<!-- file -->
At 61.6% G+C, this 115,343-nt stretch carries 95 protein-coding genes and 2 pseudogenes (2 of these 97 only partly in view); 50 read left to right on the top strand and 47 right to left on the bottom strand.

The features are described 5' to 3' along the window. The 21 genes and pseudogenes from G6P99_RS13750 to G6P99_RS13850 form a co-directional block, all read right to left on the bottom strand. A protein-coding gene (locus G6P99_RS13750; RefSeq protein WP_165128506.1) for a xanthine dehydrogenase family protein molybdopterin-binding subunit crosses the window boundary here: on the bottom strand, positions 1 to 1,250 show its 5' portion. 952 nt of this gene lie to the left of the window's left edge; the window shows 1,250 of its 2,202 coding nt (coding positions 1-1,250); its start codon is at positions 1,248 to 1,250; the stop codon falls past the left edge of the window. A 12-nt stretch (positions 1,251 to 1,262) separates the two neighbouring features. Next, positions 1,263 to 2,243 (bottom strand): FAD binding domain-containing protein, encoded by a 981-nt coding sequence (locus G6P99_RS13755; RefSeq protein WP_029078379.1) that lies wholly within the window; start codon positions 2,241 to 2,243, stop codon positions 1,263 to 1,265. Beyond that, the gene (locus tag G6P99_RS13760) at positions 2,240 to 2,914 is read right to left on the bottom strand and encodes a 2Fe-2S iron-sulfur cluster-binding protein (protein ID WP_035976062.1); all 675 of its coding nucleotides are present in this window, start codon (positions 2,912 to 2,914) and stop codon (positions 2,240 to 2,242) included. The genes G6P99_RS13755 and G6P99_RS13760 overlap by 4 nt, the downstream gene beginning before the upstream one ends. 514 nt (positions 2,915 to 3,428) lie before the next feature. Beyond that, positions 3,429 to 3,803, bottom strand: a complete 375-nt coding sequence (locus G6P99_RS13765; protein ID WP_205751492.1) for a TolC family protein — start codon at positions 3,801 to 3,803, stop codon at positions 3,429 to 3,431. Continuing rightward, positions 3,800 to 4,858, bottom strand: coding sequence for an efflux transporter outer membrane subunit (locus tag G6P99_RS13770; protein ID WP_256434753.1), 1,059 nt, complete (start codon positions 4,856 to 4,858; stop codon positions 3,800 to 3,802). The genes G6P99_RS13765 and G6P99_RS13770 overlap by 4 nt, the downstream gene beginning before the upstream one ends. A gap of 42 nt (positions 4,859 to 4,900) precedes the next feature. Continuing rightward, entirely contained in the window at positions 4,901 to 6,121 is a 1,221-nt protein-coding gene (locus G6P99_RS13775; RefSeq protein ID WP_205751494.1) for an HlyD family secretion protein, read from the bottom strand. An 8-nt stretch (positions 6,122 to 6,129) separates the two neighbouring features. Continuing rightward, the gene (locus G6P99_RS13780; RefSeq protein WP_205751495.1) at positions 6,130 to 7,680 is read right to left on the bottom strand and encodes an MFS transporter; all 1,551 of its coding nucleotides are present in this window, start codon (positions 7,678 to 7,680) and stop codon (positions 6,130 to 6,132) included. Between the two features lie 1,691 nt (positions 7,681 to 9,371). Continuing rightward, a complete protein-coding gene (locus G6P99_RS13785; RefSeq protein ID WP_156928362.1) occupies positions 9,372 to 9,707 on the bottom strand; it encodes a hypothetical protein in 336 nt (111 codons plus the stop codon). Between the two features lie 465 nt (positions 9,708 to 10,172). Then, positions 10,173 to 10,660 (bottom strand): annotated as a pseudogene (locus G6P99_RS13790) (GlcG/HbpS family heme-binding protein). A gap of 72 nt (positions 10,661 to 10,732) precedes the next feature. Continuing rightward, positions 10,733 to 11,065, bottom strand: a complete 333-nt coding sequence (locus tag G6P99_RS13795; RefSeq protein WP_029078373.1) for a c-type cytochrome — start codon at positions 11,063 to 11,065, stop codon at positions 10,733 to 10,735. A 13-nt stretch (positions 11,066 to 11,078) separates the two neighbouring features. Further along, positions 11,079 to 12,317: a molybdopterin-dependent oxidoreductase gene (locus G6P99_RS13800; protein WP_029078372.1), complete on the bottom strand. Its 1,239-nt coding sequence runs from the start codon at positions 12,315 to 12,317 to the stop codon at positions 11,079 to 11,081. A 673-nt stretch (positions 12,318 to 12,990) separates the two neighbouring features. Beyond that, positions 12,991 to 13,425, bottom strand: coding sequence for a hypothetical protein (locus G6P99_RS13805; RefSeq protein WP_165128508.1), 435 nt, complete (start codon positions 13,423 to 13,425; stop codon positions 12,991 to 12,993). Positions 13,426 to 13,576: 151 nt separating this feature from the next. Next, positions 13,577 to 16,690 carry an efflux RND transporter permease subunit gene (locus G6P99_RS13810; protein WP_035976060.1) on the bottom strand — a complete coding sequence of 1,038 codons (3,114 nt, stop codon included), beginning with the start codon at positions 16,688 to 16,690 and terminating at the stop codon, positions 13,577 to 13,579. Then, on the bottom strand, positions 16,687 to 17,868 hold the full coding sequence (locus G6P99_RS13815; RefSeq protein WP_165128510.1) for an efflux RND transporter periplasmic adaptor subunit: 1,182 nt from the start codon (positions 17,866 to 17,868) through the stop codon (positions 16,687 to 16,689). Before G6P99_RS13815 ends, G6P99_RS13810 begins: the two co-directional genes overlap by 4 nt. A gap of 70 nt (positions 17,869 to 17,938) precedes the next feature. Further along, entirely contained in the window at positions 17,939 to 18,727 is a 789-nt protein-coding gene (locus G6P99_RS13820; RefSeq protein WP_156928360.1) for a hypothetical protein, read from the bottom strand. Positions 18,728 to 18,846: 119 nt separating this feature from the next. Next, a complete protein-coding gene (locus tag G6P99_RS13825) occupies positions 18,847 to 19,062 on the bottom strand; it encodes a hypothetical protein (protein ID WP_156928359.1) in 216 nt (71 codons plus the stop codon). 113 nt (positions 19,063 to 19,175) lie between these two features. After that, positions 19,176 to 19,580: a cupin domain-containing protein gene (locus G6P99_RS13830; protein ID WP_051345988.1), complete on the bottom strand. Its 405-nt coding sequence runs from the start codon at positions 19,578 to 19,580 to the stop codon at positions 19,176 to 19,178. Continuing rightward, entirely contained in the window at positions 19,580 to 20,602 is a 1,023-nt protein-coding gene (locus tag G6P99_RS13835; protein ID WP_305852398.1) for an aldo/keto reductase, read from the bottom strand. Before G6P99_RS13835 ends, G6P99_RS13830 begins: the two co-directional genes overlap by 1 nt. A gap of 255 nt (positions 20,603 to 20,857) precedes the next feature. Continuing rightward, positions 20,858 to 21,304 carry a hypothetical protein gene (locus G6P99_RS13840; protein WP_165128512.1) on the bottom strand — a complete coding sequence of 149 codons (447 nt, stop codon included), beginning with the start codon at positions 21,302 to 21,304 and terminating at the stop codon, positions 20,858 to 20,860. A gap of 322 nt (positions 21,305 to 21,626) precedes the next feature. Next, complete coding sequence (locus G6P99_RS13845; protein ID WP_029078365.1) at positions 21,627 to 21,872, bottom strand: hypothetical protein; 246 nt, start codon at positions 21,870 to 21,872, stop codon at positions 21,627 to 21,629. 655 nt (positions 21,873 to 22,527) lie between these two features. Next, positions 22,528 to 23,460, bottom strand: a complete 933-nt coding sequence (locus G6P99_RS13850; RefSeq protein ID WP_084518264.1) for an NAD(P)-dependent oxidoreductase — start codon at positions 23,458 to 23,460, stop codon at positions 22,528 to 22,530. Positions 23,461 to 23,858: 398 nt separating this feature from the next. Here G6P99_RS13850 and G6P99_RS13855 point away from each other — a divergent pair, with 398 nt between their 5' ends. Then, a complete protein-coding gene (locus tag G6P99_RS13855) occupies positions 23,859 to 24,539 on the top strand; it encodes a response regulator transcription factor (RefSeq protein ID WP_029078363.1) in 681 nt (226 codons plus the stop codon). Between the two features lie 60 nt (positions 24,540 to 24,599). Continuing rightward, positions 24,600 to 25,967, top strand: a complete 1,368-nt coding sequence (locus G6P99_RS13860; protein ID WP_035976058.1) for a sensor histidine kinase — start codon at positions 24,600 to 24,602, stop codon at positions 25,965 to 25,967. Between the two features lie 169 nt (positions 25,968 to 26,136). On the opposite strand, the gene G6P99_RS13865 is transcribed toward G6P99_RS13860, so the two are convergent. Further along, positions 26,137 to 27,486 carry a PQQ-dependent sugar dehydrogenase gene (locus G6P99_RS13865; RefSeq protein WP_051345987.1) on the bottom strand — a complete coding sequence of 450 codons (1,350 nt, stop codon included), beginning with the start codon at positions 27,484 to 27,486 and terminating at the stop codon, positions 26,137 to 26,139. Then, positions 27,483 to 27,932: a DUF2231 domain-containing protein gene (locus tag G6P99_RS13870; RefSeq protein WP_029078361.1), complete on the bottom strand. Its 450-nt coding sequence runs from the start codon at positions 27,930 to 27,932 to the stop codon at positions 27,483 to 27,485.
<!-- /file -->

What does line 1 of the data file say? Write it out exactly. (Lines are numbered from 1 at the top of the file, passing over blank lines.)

At 61.6% G+C, this 115,343-nt stretch carries 95 protein-coding genes and 2 pseudogenes (2 of these 97 only partly in view); 50 read left to right on the top strand and 47 right to left on the bottom strand.